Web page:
- Your wall - there is a risk of what your contacts may upload or post on your wall. The best way to manage this risk is to monitor what is being said. If an inappropriate message is posted on your wall delete it as soon as possible or if there is a photo that puts you in a compromising position ask your contact to remove it. Similar guidelines apply for monitoring your LinkedIn account.
- Spend some time deciding how public you would like your profile to be and then set it accordingly. Many people think Twitter is about sharing your posts with every single user in the world, but why would you share your thoughts with people that don’t have your telephone number?
- Be very careful not to share anything in public that can offend communities or cause you trouble while looking for a job.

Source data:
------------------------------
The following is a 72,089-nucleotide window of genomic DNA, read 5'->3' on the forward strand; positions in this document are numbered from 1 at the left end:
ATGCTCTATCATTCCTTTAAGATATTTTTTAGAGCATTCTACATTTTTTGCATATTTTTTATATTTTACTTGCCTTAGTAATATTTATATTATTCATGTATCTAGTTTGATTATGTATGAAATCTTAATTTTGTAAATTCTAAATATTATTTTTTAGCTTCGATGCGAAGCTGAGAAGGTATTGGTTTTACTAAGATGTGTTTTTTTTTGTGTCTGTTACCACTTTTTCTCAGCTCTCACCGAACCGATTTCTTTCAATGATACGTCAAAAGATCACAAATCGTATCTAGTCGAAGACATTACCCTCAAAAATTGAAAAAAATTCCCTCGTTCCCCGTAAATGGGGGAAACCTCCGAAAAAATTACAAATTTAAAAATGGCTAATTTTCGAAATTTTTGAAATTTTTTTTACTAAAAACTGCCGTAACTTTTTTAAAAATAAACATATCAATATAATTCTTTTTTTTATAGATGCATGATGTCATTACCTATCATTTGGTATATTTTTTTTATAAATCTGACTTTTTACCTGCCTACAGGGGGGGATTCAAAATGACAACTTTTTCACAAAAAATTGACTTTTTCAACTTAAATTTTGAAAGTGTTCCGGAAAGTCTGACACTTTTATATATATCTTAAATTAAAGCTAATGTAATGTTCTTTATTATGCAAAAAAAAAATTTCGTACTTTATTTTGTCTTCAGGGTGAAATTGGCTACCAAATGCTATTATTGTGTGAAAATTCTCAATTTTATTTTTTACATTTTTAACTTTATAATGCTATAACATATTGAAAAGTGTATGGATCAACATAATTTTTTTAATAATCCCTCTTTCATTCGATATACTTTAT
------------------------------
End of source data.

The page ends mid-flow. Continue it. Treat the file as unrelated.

- If you want to share your tweets with a range of other networking sites that include business and social users, it is wise to create a separate profile for each style so inappropriate posts don’t get revealed in business circles.
- Choose carefully what you want to display on your public profile, by default every visitor can view your full profile. Take this into account.
- Use a picture showing your best professional image.
- If you push your Tweets into LinkedIn using the Tweets LinkedIn app be sure to use a business type of Twitter profile to link to as all tweets are loaded automatically and you can’t pick and choose which comments to show.
In a nutshell, don’t share anything you don’t want to be public knowledge. The best way to keep your privacy is to keep your information private.